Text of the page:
The stats back up NPZ’s suspicions. In the playoffs, Paul averages 15.5 field goal attempts (up from 13.8 per game over the regular season) and a whopping 25.5% usage rate. By comparison, Magic averaged 13.4 attempts and a 21.4% usage rate – despite possessing a height advantage and a level of effectiveness in the post that are both foreign to Paul (and every other great point guard to play the game). Knowing when to take a back seat is a delicate art.
As much as we view Paul as a “pass-first” player, to put up this volume of shots whilst also determining when, where and how his teammates get fed represents an absolute monopolization of the basketball. He takes on as high a responsibility for his team’s collective offensive fate as any point guard in NBA history.
For his career, Paul assists on 46.5% of his team’s made baskets whilst he is on the floor. Only John Stockton (50.2%) ever assisted on a higher proportion of his teammates’ field goals. Yet Paul, an expert mid-range shooter and finisher at the basket, has a far more aggressive scoring mentality than Stockton had. At times he seems to combine Stock-type floor general-ship with Oscar-level scoring responsibilities.
Can he win a title playing this way? In 2013/14 he had on his side one of the greatest coaches in the league (Doc Rivers), the third-placed player in MVP voting (Blake Griffin), the league’s leading rebounder (DeAndre Jordan), the Sixth Man of the Year (Jamal Crawford) and a hand-picked sharp-shooting two-guard (J.J. Redick) and it still was not enough for him to come close.
Contrary to his popular reputation as someone who routinely makes his teammates better, Paul’s ball dominance occasionally makes it more difficult for others to find their grove. Watch here as his over-dribbling and monopolization of the ball brings the offense to a screeching halt in three fourth quarter possessions against the Mavericks:
With Paul out of the lineup in the middle of last season, Griffin was freed to be the fulcrum of a more free-flowing offense, going on a 16-game stretch where he averaged 28.8 points and 4.4 assists on 56.4% from the field (all would be career-best marks by some margin). It was the most effective he had been as a scorer since his rookie year – his last season without Paul. Outside of his expert lob passes, does Paul really make Griffin better?
No player is perfect, and Paul remains the best traditional point guard in the league regardless of these question marks. But to what extent does it matter that he is the “best” at his position if he cannot consistently come out on top in battles with his elite peers? Neither Westbrook nor Tony Parker master the position in a traditional sense the way Paul does, but they have eleven Conference Finals appearances between them. In a league that is so often determined by matchups, Paul is unable to stay with Westbrook off the dribble or challenge Parker’s pull-ups and floaters out of the pick-and-roll.
Paul is right there statistically with the greatest point guards – and greatest players, period – to ever play. But statistics never tell the full story, especially when a player has the ball in his hands for such a large amount of the time and therefore accrues numbers somewhat by default. Sometimes stats are empty. What good are great stats if they are not accompanied with relative impact and team success? LeBron James averaged 28, 8 and 6 in the 2014 Finals but only truly determined the flow of one game in the series – he was not as good as his stats said he was.
However, stats continue to define players in many fans’ eyes, which leads to the historical over-valuation of Paul in some circles. “The only thing separating CP3 from Magic is rings,” argues one overzealous observer – as if the rings are a minor detail.
Magic’s teams were propelled to five titles by his unparalleled leadership and intelligence, his uncanny clutch shot-making ability, and the fact that at 6’9” he created a mismatch every single time he stepped onto the floor. His ability to draw double teams and carve up a defense from the post was a greater weapon than any in Paul’s arsenal and far better way to find desirable shots for teammates than Paul’s tendency to dribble at the top of the key for ten seconds at a time. Magic had greater teammates, but by virtue of his era he also faced greater teams, and was able to impact and dictate the flow of games in ways that Paul cannot.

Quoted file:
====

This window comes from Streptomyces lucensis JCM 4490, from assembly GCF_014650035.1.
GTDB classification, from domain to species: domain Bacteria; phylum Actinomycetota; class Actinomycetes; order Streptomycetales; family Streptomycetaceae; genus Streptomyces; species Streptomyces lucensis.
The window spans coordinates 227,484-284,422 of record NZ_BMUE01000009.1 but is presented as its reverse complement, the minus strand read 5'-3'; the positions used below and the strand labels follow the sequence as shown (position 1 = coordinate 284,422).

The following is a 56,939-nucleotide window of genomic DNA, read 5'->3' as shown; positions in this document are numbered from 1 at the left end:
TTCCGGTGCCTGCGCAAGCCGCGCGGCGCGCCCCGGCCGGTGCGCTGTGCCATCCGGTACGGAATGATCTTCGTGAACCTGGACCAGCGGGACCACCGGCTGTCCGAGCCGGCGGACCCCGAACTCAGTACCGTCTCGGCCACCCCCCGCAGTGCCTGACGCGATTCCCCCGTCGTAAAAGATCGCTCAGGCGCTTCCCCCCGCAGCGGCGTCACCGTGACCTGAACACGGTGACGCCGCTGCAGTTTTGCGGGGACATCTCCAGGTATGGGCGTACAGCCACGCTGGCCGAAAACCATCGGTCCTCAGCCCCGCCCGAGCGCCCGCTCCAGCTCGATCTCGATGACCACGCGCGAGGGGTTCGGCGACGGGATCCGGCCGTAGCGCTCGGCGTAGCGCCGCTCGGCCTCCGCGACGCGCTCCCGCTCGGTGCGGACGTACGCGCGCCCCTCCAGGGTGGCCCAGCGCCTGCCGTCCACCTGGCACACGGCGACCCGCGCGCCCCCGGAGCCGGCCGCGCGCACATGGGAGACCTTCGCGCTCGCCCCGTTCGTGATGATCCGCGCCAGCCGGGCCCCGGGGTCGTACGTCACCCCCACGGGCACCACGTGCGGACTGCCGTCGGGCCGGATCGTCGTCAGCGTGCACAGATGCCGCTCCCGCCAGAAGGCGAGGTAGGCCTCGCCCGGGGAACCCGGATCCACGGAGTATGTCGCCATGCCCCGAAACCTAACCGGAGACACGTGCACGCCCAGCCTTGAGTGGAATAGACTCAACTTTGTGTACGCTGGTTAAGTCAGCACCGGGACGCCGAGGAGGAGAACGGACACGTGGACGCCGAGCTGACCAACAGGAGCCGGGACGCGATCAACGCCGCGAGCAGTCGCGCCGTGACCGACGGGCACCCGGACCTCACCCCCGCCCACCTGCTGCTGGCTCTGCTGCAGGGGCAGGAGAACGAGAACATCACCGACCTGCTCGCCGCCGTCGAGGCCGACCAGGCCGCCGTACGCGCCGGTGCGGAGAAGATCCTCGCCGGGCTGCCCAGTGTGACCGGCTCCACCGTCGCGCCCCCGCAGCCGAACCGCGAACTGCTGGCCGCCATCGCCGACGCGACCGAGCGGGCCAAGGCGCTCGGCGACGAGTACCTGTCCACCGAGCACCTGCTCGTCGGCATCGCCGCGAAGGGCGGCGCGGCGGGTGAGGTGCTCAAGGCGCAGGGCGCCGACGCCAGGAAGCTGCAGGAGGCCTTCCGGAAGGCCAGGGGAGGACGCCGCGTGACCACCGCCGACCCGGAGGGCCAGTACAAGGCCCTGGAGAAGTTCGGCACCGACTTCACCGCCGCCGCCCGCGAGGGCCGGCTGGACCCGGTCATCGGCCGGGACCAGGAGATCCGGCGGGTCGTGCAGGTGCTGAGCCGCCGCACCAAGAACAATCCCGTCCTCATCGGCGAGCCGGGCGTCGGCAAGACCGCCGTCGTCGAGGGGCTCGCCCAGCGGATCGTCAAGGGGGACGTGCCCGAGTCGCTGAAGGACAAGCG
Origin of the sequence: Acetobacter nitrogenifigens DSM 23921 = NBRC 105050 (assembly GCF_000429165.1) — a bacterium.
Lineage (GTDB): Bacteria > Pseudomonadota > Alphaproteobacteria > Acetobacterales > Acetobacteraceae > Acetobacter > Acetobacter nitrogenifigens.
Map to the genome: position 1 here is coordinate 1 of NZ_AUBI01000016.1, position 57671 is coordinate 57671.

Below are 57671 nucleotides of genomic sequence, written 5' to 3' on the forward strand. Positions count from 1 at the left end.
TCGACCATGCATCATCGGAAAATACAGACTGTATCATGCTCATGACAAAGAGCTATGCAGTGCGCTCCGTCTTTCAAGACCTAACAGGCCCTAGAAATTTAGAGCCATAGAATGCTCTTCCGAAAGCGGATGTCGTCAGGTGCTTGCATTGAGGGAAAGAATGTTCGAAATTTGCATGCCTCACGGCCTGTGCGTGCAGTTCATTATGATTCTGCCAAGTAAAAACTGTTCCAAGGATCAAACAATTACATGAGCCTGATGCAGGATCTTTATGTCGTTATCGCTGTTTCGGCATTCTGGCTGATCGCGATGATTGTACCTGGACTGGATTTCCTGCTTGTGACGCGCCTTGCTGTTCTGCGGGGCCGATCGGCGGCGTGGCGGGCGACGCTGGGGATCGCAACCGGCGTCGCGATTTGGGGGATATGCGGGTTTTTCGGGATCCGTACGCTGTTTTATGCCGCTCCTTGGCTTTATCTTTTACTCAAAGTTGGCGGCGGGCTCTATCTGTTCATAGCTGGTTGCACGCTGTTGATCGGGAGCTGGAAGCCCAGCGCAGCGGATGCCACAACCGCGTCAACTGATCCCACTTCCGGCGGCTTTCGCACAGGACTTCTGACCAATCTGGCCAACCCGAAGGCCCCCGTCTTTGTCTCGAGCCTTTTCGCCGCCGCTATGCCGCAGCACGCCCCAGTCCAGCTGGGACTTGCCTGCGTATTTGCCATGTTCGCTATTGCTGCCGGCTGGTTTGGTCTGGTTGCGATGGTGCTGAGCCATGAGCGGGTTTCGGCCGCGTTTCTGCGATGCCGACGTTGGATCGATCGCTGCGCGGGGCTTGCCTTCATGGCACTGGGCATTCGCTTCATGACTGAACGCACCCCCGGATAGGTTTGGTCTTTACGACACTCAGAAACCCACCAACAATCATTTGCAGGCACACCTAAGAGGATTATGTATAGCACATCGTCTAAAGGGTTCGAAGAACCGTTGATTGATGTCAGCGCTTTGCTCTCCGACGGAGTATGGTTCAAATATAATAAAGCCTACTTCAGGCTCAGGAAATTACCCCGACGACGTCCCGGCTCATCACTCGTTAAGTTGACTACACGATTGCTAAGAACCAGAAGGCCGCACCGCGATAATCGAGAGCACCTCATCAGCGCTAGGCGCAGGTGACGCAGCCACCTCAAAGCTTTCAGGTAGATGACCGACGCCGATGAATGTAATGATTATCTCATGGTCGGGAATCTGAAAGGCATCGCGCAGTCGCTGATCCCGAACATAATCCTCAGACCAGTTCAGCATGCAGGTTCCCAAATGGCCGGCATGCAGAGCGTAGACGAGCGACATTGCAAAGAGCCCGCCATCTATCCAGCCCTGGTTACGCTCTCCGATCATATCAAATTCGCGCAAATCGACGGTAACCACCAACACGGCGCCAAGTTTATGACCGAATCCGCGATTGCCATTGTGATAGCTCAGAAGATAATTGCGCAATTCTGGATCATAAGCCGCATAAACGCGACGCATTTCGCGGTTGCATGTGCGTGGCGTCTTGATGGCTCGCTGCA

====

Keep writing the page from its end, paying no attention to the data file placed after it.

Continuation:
All things considered, Paul is not even the greatest point guard of the post-Magic era.
Stockton led his teams to the Finals twice with his clutch shooting and masterful pick-and-roll play. He was the Mr. Clutch to Karl Malone’s Mr. Not-so-Clutch. And if we’re talking statistics, he averaged 16 points, 13 assists and 52% shooting over his nine-year prime from ’88 to ’96. Only eight times in his entire 1,500-game career did he take 20 shots in a game; Chris Paul has already done it 60 times. Furthermore, Stock set the standard for durability, only missing 24 games in his 19 years. Paul, whose durability is a concern, has missed 105 of a possible 722 career games due to injury to date.
Kidd was twice the best player on a Finals team, a far superior rebounder to Paul and more of a difference-maker on the defensive end. As much as he piled up assists and triple-doubles, Kidd was a player who could not be defined by his stats but by his innate ability to control the tempo and thus the game, sometimes without even scoring a point.
Meanwhile, Steve Nash never made the Finals and was never a good defender, but has two MVPs to CP3’s zero, made the Conference Finals in 2006 when his best teammates were Shawn Marion and Tim Thomas, and would likely have done so again in 2007 if not for the NBA’s ridiculous suspension ruling. Nash, who is the only player to average more assists than Paul since Paul entered the league in 2005, was a better leader in his prime, less likely to be drawn into scoring mode at the expense of his team. For a player of his elite all-time shooting ability to average just 13 shots a game in the playoffs is testament to his commitment to making those around him better.
I would also take Gary Payton over Paul based on Paul’s career to date. A far more impactful defender, more durable player and a demon in the post, Payton led the Sonics to three 60-win seasons and the 1996 Finals. He also unquestionably made life easier for Shawn Kemp in ways that Paul has not done consistently for Blake Griffin.
All this having been said, with Paul’s skillset, body of regular season work and statistical dominance he is already destined for the all-time top ten point guards list. The list by my estimation should read something like this as things stand:
- Magic Johnson
- Oscar Robertson
- Isiah Thomas
- Walt Frazier
- Jason Kidd
- Steve Nash
- John Stockton
- Gary Payton
- Bob Cousy
- Chris Paul
The other nine players on the list led their respective teams to a combined 55 Conference Finals. It is time for Paul to notch up appearance No. 1 if he is to start pushing himself from the lower tier of that list to the middle tier – even if the stats do say he is already in the upper tier. That is the disconnect.